No amount of bleach, chelation, vitamins, hyperbaric oxygen, energy medicine, homeopathy or any of those alternatives to medicine will make the evil people in the world go away.  Nor will they cure autism, but let’s move on.

We need a society that will make the bad people look elsewhere than at people with disabilities.  We need laws, law enforcement and courts that work to protect disabled people.  We need regular citizens who see it as their duty to help in these efforts.

And if history tells us anything–heck, if just looking around the world today tells us anything–it’s that making societies that will stand up for the rights of the disabled is hard.  Not impossible, but hard.  Because in the very recent past, many would have looked the other way or downplayed the actions of this horrible woman.   They would have said, yeah, but they were “only” disabled people.

Because in the past society didn’t respect the disabled.  It still doesn’t really, but it was much worse before.

This is why I advocate acceptance. I will need society to one day support my kid. And I don’t want society to do this out of pity. Because pity doesn’t come with respect. The institutions of the past are how my society “helped” those they didn’t respect in the past. No.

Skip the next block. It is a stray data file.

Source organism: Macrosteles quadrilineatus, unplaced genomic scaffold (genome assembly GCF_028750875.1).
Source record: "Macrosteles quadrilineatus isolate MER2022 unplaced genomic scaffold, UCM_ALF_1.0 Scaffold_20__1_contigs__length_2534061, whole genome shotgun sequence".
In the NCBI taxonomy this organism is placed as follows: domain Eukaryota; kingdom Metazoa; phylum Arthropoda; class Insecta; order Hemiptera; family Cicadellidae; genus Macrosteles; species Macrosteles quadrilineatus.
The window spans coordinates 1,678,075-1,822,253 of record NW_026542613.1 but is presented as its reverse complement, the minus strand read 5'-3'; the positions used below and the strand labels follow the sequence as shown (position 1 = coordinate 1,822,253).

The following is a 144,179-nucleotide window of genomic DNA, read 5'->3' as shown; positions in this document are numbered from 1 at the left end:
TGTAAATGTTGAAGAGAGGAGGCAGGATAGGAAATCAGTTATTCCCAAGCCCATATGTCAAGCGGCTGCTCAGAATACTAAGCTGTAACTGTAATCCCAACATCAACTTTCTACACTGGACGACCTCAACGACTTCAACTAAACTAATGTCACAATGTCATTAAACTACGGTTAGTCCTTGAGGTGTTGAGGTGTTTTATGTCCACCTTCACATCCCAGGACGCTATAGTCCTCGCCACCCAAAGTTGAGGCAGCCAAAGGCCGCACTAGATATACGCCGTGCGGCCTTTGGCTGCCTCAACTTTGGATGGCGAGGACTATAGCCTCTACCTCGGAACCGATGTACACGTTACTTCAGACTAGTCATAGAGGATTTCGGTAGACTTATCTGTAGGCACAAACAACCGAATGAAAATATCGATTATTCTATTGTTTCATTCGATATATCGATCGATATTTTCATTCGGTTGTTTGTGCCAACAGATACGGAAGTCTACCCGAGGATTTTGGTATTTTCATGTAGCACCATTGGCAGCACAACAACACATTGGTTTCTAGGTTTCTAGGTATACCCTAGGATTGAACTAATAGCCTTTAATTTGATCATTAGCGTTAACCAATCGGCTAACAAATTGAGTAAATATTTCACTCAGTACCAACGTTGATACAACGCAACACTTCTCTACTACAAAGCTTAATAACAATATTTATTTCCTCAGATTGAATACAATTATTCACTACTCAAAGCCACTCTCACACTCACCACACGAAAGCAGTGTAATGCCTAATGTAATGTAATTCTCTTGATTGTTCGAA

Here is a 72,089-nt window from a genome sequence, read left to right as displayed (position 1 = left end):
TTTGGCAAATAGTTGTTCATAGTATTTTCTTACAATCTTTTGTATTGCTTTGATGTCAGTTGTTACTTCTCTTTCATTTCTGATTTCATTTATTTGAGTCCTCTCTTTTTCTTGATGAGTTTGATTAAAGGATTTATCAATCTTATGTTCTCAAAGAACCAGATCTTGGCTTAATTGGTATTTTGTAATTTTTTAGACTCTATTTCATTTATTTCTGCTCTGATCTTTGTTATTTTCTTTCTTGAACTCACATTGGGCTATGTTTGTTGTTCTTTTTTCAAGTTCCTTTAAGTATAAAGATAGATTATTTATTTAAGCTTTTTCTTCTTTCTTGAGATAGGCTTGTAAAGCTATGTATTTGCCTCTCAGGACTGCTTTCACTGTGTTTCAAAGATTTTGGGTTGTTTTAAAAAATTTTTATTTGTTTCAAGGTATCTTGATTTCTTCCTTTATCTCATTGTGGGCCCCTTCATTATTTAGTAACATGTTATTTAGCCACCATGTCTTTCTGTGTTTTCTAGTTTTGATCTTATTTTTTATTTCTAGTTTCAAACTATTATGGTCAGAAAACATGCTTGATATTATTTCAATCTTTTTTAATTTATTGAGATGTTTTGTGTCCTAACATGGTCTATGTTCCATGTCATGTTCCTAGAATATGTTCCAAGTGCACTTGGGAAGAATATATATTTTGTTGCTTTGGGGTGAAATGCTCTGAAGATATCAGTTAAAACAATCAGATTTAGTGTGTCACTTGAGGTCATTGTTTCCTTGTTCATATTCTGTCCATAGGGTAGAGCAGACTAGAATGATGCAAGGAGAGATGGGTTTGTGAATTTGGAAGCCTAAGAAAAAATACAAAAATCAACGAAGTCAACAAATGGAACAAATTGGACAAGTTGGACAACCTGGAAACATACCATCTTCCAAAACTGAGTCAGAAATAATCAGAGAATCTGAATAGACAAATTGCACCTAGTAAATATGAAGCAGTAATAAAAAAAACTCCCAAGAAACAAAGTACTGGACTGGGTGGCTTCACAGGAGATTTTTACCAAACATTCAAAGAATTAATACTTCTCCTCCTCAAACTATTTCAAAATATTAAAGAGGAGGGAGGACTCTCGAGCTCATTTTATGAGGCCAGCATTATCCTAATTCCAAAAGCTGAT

Linda Weston is an example of someone who did not understand acceptance. Clearly. She didn’t accept people as valuable. As human. Had the judge not understood acceptance, Weston might have gotten a lesser punishment.

For those who say that acceptance is for the so-called “high functioning” in the disability community, you have no idea what you are talking about. Those who need the most support are the ones who need acceptance the most. Because without it, crimes like the one above will be common.

As I said above, acceptance means looking reality head on. Anyone who thinks that’s easy or denial has never done it.

Matt Carey

Steve Silberman wins the Samuel Johnson Prize for Non-Fiction 2015 for his book Neurotribes